Law enforcement officers on Wednesday arrested a young Cincinnati area man alleged to have sympathized with the Islamic State and plotted to turn semi-automatic weapons on congressional officials and employees at the U.S. Capitol.
The arrested man, Christoper Lee Cornell, 20, of Green Township, Ohio, had taken on the alias Raheel Mahrus Ubaydah, according to an FBI affidavit filed in support of a criminal complaint filed in federal court in Cincinnati.
He is charged with attempting to kill officers and employees of the United States and possessing a firearm in furtherance of a crime of violence.
An FBI tipster alerted authorities last fall that Cornell had posted statements, videos and other content expressing support for the Islamic State and for violent jihad, including attacks in North America, the bureau affidavit said. The bureau’s source had begun cooperating in return for favorable treatment in an unrelated criminal exposure, it said.
On Aug. 29, 2014, Cornell sent the tipster an instant message stating that he doubted he would get a go-ahead from overseas to attempt a terrorist strike in the United States, but said he wanted to go forward anyway to support the Islamic State of Iraq and the Levant, or ISIL, the affidavit said. ISIL is an alternative name for the Islamic State of Iraq and Syria.
“I believe that we should just wage jihad under our own orders and plan attacks and everything,” he wrote, citing a “thumbs up” from “the brothers over there” and Anwar al Awlaki, a jihadist cleric killed in a CIA drone strike in 2011 in Yemen, it said.
The FBI quoted Cornell as stating: “I believe we should meet up and make our own group in alliance with the Islamic State here and plan operations ourselves.”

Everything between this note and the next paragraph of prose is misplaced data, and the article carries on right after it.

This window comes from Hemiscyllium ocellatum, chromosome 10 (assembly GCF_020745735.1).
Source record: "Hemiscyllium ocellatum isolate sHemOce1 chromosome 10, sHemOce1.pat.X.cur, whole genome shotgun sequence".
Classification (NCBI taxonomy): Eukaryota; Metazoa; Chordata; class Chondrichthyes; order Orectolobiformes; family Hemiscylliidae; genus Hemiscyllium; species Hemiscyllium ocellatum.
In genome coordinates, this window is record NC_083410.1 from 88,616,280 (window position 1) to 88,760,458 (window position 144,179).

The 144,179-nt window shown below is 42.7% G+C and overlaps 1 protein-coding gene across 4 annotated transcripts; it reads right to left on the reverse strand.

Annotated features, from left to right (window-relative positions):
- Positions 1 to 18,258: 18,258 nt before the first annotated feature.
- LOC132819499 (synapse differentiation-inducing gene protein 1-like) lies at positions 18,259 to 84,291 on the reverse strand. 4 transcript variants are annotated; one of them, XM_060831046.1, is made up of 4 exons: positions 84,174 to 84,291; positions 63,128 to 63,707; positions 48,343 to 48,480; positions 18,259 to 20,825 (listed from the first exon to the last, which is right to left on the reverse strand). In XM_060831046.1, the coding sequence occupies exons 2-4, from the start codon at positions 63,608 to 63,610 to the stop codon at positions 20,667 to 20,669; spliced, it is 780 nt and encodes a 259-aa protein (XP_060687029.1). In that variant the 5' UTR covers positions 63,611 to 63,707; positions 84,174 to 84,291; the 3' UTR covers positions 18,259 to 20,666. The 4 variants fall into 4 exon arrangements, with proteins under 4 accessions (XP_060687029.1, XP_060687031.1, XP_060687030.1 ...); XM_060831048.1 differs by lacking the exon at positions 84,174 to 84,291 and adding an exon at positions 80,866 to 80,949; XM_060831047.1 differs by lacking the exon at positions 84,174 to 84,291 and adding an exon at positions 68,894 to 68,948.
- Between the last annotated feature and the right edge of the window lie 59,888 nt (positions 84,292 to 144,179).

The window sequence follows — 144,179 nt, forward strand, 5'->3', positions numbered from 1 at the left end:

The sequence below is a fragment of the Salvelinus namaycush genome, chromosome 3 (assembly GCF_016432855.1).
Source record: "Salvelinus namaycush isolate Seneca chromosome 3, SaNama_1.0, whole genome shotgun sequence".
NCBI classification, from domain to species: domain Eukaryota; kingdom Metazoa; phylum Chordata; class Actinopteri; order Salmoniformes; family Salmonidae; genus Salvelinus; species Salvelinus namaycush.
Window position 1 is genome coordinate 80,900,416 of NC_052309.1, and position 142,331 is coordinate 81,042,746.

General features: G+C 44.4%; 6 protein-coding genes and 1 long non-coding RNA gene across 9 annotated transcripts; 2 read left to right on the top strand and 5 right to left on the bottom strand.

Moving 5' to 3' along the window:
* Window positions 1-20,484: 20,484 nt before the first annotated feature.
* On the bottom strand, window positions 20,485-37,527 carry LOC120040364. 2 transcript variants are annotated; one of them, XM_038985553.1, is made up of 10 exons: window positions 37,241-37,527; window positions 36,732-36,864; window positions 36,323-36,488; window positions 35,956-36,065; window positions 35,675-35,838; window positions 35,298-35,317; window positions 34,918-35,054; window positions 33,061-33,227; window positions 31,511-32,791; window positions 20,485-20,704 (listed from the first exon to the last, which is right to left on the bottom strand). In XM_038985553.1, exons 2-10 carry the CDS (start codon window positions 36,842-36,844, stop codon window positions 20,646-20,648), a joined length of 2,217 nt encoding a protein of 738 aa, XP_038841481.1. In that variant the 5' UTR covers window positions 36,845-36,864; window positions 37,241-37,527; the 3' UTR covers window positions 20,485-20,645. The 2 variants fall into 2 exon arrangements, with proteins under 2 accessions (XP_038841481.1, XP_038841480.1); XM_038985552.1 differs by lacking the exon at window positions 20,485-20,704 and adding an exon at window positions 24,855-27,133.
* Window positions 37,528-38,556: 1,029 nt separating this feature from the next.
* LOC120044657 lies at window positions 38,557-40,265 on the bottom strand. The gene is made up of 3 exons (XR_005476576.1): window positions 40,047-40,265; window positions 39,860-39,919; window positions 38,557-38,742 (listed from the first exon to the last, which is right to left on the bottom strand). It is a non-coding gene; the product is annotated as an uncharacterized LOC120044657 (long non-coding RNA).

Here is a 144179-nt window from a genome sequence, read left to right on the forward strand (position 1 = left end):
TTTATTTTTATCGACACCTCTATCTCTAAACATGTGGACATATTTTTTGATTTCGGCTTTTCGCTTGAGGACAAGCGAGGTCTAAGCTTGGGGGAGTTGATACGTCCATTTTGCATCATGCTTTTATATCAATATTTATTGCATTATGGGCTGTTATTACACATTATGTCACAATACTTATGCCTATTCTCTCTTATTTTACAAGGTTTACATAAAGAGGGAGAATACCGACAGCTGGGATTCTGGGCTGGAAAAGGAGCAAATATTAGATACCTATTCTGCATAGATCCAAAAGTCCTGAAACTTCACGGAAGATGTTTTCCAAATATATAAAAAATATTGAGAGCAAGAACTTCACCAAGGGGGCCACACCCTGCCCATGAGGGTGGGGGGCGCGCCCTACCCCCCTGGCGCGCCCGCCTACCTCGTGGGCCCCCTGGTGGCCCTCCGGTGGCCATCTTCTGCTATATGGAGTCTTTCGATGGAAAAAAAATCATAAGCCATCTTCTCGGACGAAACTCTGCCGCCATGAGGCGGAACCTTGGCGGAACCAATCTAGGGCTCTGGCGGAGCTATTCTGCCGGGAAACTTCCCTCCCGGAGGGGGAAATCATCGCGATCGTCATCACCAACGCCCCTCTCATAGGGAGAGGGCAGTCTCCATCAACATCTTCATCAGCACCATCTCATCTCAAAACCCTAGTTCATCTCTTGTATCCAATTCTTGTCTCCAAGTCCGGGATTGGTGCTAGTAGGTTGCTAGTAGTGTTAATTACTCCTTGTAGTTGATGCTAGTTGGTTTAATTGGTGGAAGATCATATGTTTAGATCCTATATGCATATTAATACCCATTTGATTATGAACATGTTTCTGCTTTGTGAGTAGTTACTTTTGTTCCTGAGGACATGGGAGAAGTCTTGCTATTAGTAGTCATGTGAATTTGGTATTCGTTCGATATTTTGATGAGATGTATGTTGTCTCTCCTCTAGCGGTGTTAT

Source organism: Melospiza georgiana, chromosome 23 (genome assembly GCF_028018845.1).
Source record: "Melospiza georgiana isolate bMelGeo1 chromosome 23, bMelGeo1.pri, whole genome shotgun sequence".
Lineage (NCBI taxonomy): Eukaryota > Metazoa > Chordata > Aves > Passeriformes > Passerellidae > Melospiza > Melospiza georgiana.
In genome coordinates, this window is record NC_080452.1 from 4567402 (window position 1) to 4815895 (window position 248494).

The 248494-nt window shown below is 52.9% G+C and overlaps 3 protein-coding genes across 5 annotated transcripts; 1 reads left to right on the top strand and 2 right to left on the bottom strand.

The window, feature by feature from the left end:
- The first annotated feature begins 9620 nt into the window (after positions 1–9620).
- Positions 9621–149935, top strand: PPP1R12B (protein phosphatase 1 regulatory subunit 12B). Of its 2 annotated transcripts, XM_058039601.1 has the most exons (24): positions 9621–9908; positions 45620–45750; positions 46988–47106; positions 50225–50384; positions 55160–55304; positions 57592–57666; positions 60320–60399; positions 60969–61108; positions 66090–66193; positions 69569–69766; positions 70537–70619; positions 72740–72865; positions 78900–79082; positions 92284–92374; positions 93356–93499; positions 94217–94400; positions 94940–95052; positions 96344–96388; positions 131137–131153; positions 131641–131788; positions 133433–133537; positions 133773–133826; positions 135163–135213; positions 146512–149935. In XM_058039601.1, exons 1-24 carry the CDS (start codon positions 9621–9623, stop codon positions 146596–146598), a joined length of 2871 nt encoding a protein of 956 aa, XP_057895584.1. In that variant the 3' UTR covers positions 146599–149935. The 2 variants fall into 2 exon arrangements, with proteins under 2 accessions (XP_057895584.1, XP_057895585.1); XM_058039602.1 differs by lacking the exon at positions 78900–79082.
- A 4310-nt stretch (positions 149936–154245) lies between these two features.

Although Awlaki died over three years ago, his calls to jihad are still posted on the internet and have been credited with inspiring home-grown terrorism in the United States and elsewhere around the world.
In October, the affidavit said, Cornell met with the tipster, who presumably was wearing a hidden microphone. He allegedly said he needed weapons, setting a goal for an undisclosed attack for December 2014.
At a second meeting in mid November, Cornell indicated that he planned to attack the U.S. Capitol, because he considered members of Congress to be enemies, and that he and the FBI source would travel to Washington to conduct a reconnaissance on government security around the Capitol, it said.
He opened documents on his computer to show that he had researched how to build pipe bombs and the cost of firearms, identifying a nearby gun store where he could obtain a Smith & Wesson semi-automatic rifle, according to the affidavit.
This week, the bureau said, Cornell and the FBI source met and made final plans. On Wednesday, it said, Cornell bought two semi-automatic, M-15 refiles and about 600 rounds of ammunition.
He was then arrested by members of an FBI Joint Terrorism Task Force, comprising officers and agents from the FBI, local police, the Ohio Highway Patrol, the U.S. Immigration and Customs Enforcement and the Secret Service.